RRC ID 75719
Author Kolanowska M.
Title Loss of fungal symbionts and changes in pollinator availability caused by climate change will affect the distribution and survival chances of myco-heterotrophic orchid species.
Journal Sci Rep
Abstract The first comprehensive species distribution models for orchid, its fungal symbionts and pollinator are presented. To evaluate impact of global warming on these organisms three different projections and four various climate change scenarios were analysed. The niche modelling was based on presence-only records of Limodorum abortivum, two species of Russula and three insects pollinating orchid (Anthophora affinis, Bombus terrestris, Rhodanthidium septemdentatum). Two sets of orchid predictions were examined-the first one included only climatic data and the second one was based on climate data and data on future distribution of orchid fungal symbionts. Overall, a poleward range shift is predicted to occur as a result of climate change and apparently global warming will be favorable for L. abortivum and its potential geographical range will expand. However, due to the negative effect of global warming on fungal symbionts of L. abortivum, the actual extension of the suitable niches of the orchid will be much limited. Considering future possibility of cross-pollination, the availability of A. affinis for L. abortivum will decrease and this bee will be available in the worst case scenarios only for 21% of orchid populations. On the other hand, the overlap of orchid and the buff-tailed bumblebee will increase and as much as 86.5% of plant populations will be located within B. terrestris potential range. Also the availability of R. septemdentatum will be higher than currently observed in almost all analysed climate change projections. This study showed the importance of inclusion of ecological factors in species distribution models as the climate data itself are not enough to estimate the future distribution of plant species. Moreover, the availability of pollen vectors which is crucial for long-term survival of orchid populations should be analysed in context of climate changes.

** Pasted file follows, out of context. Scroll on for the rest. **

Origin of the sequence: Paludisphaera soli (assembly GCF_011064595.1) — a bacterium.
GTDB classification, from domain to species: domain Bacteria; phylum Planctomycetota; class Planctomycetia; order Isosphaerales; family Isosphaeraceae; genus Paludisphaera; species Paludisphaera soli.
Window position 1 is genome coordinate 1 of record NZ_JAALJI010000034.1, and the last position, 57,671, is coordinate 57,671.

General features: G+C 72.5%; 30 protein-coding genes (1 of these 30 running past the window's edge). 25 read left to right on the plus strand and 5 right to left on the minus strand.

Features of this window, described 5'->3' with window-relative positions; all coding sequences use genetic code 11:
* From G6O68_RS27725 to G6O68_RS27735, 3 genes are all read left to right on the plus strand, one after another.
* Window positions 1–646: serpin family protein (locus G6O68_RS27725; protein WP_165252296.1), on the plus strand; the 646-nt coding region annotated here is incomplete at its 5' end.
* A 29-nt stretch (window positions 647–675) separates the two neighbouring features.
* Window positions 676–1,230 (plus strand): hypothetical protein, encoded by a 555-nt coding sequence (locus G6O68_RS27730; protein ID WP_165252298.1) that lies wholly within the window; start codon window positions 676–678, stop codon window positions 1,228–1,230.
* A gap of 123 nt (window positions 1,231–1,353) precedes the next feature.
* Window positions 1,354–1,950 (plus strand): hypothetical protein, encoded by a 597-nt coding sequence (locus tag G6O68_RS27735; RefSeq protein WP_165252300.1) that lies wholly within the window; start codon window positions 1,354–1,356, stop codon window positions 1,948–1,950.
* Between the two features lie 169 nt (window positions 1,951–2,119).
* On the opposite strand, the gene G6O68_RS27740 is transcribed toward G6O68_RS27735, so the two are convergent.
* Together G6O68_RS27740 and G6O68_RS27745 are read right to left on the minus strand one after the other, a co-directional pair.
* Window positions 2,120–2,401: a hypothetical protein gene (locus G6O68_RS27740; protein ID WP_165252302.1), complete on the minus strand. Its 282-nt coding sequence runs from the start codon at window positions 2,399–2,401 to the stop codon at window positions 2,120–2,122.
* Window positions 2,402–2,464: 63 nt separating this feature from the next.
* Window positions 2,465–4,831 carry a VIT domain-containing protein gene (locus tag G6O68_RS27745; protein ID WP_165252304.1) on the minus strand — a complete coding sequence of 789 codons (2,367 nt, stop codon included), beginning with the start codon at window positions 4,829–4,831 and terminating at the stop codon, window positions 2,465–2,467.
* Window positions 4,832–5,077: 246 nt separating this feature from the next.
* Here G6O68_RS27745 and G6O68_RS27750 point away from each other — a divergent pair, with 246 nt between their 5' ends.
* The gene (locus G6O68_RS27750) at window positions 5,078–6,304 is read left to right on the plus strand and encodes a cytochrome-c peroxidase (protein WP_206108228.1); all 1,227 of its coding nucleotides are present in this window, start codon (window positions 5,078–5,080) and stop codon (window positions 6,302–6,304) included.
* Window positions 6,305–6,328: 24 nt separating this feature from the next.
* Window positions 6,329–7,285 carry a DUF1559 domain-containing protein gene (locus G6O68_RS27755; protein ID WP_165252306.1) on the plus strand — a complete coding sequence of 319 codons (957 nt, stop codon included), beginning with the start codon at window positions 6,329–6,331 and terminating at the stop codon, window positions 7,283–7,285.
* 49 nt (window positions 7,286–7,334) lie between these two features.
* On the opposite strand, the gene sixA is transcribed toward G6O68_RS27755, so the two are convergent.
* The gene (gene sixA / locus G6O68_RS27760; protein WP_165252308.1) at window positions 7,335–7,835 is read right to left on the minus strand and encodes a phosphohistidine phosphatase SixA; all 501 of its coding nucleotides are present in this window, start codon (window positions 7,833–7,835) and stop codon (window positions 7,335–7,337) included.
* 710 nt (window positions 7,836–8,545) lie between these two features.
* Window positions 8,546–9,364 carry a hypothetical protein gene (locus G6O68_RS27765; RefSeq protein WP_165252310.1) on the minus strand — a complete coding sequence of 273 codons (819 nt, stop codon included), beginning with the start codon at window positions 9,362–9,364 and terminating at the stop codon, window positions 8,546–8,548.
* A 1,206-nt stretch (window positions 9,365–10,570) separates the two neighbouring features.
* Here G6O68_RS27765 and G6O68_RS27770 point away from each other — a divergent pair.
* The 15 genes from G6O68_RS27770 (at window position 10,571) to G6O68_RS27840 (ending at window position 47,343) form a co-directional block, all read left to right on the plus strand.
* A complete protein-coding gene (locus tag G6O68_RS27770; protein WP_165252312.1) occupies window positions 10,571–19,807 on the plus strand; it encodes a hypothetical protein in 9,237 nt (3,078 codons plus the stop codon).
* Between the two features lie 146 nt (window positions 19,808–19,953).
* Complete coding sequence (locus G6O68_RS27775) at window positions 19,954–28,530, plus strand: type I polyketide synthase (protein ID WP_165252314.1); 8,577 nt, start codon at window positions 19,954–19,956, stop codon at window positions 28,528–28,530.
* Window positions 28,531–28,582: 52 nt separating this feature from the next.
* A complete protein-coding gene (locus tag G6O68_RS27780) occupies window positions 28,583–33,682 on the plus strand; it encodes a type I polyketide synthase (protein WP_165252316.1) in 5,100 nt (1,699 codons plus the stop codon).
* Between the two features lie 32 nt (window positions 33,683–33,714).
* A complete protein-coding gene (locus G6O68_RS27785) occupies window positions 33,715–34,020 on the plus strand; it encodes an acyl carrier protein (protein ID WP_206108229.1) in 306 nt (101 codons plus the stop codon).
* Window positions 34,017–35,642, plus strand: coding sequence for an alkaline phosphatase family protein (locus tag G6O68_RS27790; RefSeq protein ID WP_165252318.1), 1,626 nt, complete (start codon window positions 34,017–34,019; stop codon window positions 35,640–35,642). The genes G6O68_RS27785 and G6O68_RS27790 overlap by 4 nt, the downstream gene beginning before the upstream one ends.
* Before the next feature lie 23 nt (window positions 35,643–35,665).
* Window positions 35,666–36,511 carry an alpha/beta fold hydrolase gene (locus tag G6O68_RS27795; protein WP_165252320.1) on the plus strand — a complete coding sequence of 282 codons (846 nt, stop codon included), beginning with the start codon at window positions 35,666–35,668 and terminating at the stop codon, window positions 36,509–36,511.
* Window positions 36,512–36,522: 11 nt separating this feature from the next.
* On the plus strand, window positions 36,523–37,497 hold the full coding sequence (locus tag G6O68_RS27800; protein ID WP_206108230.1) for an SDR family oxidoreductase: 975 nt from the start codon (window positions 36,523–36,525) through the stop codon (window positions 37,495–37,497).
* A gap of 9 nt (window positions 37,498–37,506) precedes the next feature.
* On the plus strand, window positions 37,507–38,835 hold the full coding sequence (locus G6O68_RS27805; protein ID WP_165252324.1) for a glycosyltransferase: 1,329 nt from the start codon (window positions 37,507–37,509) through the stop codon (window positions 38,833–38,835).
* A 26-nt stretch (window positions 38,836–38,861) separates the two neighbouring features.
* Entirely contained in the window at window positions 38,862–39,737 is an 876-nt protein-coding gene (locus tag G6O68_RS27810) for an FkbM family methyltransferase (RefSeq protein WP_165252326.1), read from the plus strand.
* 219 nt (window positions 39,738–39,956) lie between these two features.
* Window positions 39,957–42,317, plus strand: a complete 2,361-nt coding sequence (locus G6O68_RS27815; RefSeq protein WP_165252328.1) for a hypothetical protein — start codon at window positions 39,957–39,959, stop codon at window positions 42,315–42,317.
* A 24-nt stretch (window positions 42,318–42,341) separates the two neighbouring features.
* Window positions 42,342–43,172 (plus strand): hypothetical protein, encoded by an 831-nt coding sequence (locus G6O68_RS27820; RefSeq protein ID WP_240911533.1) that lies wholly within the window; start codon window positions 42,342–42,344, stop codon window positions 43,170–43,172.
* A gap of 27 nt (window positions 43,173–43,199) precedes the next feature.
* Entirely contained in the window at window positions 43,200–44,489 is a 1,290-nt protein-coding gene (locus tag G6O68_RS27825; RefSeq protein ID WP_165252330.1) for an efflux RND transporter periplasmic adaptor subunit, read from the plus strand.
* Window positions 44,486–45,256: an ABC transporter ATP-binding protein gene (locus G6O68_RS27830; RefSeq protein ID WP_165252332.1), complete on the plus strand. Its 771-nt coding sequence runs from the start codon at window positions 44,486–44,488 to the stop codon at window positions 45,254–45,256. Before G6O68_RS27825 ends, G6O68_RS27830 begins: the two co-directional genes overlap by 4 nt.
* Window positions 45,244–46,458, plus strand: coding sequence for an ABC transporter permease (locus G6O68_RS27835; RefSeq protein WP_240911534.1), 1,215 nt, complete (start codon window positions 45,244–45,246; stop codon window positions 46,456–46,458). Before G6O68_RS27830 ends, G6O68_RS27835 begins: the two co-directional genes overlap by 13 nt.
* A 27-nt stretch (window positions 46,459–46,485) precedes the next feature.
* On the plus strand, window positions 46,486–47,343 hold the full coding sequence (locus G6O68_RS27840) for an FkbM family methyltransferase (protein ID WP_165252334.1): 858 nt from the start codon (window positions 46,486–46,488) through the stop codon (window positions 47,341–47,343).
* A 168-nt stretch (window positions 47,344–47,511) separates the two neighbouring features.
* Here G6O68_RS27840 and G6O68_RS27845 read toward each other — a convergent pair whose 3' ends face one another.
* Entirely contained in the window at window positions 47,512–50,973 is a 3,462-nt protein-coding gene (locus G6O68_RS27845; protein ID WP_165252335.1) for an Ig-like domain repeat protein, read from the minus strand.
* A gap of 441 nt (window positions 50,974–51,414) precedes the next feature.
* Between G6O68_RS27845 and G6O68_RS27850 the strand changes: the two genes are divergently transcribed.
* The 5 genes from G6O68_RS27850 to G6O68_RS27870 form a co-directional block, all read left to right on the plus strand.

Volume 13(1)
Pages 6848
Published 2023-4-26
DOI 10.1038/s41598-023-33856-y
PII 10.1038/s41598-023-33856-y
PMID 37100884
PMC PMC10133392
MeSH Animals Bees Climate Change* Global Warming Insecta Orchidaceae* / microbiology Pollination
IF 3.998
GBIF Insect specimens of Bihoro Museum Fungi specimens of Saitama Museum of Natural History Hymenoptera specimen database of Kyushu University Bee occurrence data collected in "Hanamaru-Maruhana national census (Bumble bee national census)" in Japan Insect specimens of Kushiro City Museum Fungal Collection of Natural History Museum and Institute, Chiba Ibaraki Nature Museum, Arthropoda collection Ibaraki Nature Museum, Fungi collection Fungi specimens of Kawasaki Municipal Science Museum Insect specimens in the Museum of Nature and Human Activities, Hyogo Prefecture, Japan Gunma Museum of Natural History, Fungi Specimen Fungi specimen database of Kanagawa Prefectural Museum of Natural History Fungal Specimens of National Museum of Nature and Science (TNS) Insect specimens of Hokkaido University The Insect Collection of Prof. Chûjirô Sasaki and associated researchers, The University Museum, The University of Tokyo. Mycological Collection of Osaka Museum of Natural History